- reviewing how this policy objective complements rather than negatively impacts existing policy directions and priorities;
- considering what investment might be needed;
- paying particular attention to the creative citizens and pillar organisations that play a crucial mediating and connecting role in promoting cultural capability;
- encouraging arts organisations to develop their own explicit cultural capability strategies;
- paying special attention to the role of digital platforms and technologies;
- encouraging local (and city-wide) responses;
- working with local radio;
- and developing connections between organisations and individuals of many kinds – including partnerships between arts organisations and ‘non-arts’ groups.
The report was commissioned by King's College London and supported by the university's Culture team. It is based on a research collaboration with the Get Creative campaign, July 2015 - October 2016. This campaign aims ‘to inspire people to try something new at home or at a Get Creative event and to encourage people to share their own examples of everyday creativity’. It is led by a consortium of cultural organisations - 64 Million Artists, Arts Council England, the Arts Council of Wales, BBC, Crafts Council, Family Arts Campaign, Fun Palaces, Voluntary Arts, What Next?, Creative People and Places, and Creative Scotland.
The research team produced two internal evaluation reports for the campaign in 2015-16. These had significant impacts on a number of levels, from the practical to the conceptual - including enabling the Steering Group to refine the campaign’s explicit objectives, and to develop a shared language through which to communicate these goals. This Cultural Enquiry is the major public-facing report from the project, responding to the work of Get Creative and other national initiatives seeking to enable cultural opportunities in new ways.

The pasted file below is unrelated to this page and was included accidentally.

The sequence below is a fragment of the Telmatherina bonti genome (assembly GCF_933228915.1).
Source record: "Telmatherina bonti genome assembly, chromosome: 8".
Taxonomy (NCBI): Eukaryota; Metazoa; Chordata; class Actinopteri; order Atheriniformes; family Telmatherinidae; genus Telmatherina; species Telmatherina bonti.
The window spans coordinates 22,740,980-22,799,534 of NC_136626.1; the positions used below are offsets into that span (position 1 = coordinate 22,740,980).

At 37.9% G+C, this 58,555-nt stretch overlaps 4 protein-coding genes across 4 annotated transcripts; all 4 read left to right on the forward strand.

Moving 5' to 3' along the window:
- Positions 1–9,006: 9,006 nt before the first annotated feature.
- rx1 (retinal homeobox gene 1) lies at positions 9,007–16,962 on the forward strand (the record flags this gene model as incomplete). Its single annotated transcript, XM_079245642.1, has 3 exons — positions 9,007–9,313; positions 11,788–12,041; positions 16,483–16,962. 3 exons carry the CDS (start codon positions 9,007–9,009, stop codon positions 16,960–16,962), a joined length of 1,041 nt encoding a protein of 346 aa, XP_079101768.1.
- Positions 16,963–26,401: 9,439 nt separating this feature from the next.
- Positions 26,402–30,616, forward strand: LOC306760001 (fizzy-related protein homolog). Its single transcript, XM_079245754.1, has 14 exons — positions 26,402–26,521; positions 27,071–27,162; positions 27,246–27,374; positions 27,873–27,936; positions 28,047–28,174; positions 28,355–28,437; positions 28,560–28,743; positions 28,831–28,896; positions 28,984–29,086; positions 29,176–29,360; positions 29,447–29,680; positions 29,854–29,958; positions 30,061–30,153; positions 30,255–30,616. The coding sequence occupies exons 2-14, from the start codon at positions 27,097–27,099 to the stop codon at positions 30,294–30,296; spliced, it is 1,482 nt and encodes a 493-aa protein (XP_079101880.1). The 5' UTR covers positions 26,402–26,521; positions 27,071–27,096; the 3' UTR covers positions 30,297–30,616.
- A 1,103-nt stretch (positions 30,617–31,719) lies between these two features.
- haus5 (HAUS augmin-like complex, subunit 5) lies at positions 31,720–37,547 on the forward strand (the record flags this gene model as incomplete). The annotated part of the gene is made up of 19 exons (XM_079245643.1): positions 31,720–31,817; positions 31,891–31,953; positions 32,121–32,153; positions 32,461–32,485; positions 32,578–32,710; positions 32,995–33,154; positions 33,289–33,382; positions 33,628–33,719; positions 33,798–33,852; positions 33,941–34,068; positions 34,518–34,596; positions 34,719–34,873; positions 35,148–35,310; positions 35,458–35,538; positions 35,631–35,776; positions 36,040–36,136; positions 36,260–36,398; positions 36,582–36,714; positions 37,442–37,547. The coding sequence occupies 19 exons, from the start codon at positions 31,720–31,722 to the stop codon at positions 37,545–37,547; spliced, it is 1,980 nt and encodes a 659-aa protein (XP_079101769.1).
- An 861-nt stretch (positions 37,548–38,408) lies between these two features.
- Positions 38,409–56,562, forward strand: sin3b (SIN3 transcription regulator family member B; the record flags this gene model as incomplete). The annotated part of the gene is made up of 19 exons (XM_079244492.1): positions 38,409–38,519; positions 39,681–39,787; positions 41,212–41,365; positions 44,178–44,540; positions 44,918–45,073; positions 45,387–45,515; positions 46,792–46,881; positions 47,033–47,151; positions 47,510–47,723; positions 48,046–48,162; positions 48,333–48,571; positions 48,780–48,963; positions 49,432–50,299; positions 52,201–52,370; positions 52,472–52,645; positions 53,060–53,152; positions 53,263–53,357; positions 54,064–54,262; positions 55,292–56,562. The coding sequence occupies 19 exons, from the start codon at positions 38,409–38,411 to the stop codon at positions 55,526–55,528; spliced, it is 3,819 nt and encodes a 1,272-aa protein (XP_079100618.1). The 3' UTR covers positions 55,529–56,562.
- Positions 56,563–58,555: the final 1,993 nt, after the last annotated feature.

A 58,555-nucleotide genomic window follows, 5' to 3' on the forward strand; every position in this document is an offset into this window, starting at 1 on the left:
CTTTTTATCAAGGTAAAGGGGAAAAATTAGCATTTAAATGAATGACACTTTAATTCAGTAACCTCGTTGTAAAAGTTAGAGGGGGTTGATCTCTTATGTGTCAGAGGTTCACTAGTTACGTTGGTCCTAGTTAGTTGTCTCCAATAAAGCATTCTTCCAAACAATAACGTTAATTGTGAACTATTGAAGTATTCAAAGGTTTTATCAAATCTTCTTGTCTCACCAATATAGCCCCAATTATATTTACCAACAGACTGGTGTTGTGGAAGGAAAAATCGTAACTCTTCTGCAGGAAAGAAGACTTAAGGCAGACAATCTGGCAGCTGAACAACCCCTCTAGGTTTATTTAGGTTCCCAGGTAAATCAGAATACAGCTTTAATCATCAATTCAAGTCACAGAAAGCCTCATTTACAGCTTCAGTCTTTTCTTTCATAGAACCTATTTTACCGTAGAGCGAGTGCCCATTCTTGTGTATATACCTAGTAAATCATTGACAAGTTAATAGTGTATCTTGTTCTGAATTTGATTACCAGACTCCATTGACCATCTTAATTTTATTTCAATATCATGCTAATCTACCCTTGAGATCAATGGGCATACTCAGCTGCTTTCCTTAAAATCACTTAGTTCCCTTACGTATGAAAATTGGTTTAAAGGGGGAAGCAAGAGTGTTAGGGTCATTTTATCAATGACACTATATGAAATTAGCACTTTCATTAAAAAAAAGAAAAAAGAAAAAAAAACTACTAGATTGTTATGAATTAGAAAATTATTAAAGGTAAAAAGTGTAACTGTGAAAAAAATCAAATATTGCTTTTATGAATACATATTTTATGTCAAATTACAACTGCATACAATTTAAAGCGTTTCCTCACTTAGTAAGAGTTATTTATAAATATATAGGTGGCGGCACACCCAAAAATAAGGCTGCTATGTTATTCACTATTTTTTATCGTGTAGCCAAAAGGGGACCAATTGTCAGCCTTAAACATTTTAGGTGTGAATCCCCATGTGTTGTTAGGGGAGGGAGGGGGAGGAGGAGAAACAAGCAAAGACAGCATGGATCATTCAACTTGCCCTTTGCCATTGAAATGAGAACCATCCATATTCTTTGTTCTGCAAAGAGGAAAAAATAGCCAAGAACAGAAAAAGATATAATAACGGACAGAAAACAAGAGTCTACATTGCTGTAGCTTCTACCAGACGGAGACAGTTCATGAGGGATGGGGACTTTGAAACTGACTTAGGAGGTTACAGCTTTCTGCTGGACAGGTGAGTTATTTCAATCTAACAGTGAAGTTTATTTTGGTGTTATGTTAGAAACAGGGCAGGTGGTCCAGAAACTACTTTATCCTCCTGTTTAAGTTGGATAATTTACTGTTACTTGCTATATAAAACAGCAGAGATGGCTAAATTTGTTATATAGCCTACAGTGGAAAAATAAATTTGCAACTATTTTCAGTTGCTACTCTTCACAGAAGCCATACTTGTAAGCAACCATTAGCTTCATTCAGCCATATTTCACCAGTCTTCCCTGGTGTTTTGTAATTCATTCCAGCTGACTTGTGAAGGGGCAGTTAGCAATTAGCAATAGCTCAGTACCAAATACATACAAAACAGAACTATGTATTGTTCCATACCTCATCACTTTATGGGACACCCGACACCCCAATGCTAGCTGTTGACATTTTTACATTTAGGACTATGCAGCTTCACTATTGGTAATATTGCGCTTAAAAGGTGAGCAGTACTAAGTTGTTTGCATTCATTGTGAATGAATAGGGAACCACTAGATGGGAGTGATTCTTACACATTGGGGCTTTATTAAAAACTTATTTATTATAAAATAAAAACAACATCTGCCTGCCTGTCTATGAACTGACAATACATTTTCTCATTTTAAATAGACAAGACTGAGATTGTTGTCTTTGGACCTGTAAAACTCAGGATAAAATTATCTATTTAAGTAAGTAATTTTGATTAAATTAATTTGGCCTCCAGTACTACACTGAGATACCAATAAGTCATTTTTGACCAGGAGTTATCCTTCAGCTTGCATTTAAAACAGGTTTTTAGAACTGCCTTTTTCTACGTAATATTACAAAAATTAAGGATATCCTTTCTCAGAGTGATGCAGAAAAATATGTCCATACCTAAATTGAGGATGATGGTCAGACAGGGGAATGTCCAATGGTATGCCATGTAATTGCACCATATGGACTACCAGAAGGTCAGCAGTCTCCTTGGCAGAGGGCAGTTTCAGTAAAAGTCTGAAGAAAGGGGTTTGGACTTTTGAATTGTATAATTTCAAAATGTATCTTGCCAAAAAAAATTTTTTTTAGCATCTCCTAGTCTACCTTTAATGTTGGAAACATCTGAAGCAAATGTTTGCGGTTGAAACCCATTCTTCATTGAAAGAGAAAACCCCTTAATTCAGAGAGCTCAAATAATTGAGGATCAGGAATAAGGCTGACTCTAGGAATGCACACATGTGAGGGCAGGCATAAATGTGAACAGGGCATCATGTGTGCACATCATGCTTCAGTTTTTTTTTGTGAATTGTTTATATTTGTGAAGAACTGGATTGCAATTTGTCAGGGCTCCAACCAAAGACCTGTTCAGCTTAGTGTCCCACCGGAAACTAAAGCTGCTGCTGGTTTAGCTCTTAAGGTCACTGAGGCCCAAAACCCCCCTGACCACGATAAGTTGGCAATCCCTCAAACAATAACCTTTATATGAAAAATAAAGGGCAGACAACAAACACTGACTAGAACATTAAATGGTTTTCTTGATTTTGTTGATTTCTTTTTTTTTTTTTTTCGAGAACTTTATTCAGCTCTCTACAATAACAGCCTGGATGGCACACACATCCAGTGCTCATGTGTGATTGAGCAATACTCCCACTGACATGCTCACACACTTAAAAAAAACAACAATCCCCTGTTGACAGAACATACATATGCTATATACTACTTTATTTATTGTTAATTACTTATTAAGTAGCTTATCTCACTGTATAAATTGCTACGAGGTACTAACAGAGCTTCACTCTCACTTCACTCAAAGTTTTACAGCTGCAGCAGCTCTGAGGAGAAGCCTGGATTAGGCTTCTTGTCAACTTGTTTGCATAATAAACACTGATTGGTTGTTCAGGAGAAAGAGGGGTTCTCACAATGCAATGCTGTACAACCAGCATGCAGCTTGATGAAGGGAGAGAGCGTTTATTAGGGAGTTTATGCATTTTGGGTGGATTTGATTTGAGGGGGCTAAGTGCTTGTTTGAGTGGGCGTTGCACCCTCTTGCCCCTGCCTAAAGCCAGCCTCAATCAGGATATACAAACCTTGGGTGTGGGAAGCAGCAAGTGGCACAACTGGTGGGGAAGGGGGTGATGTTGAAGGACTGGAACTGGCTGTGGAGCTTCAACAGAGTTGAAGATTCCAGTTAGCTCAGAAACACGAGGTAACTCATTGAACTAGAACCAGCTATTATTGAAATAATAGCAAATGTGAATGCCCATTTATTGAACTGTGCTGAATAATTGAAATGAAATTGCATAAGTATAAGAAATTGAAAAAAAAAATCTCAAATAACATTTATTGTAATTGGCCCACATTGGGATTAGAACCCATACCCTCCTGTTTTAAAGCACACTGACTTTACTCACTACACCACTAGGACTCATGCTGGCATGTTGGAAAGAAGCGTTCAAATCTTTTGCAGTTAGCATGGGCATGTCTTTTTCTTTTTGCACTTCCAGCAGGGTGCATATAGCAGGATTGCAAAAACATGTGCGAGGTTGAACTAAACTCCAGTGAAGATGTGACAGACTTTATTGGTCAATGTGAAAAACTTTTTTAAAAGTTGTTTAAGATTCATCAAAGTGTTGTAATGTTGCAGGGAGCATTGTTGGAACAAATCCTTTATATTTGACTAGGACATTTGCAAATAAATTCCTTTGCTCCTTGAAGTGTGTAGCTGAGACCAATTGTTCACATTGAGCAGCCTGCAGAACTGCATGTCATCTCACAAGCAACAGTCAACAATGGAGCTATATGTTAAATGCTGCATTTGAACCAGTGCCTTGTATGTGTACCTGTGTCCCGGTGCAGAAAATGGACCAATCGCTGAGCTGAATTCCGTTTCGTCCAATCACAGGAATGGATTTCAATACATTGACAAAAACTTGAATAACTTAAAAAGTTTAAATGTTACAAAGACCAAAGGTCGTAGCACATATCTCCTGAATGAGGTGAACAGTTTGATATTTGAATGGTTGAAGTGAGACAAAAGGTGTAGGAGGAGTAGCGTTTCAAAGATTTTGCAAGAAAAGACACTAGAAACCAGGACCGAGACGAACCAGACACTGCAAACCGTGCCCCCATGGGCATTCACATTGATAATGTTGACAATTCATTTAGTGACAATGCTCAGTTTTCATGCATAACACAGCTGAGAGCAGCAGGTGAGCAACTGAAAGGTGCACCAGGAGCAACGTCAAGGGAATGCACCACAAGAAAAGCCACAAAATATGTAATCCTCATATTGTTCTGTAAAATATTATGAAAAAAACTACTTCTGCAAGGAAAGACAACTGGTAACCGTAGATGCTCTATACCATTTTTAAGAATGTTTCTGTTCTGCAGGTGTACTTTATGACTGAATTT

The research draws on the following sources of data:
- Interviews with organisations on the Get Creative Steering Group.
- Interviews with twenty Get Creative Champions around the country, from individual creative citizens to large institutions.
- Focus groups with What Next? chapters in eight locations around the UK.
- Two-stage questionnaire for Get Creative Champions, November 2015 and April 2016.
- Ethnographic research with four cultural organisations / networks, including two Get Creative Champions. This included in-depth interviews and focus groups.
- Top line data from the BBC about the Get Creative campaign, including viewing figures, demographic data from competition entries, and social media analysis.
The authors of the report are:
- Dr. Nick Wilson, Reader in Creativity, Arts & Cultural Management, Department of Culture, Media & the Creative Industries.
- Dr. Jonathan Gross, Teaching Fellow and Researcher, Department of Culture, Media & the Creative Industries.
- Dr. Anna Bull, Lecturer in Sociology, University of Portsmouth (formerly, Researcher, Department of Culture, Media & the Creative Industries).
The report was supported by the university's Culture team.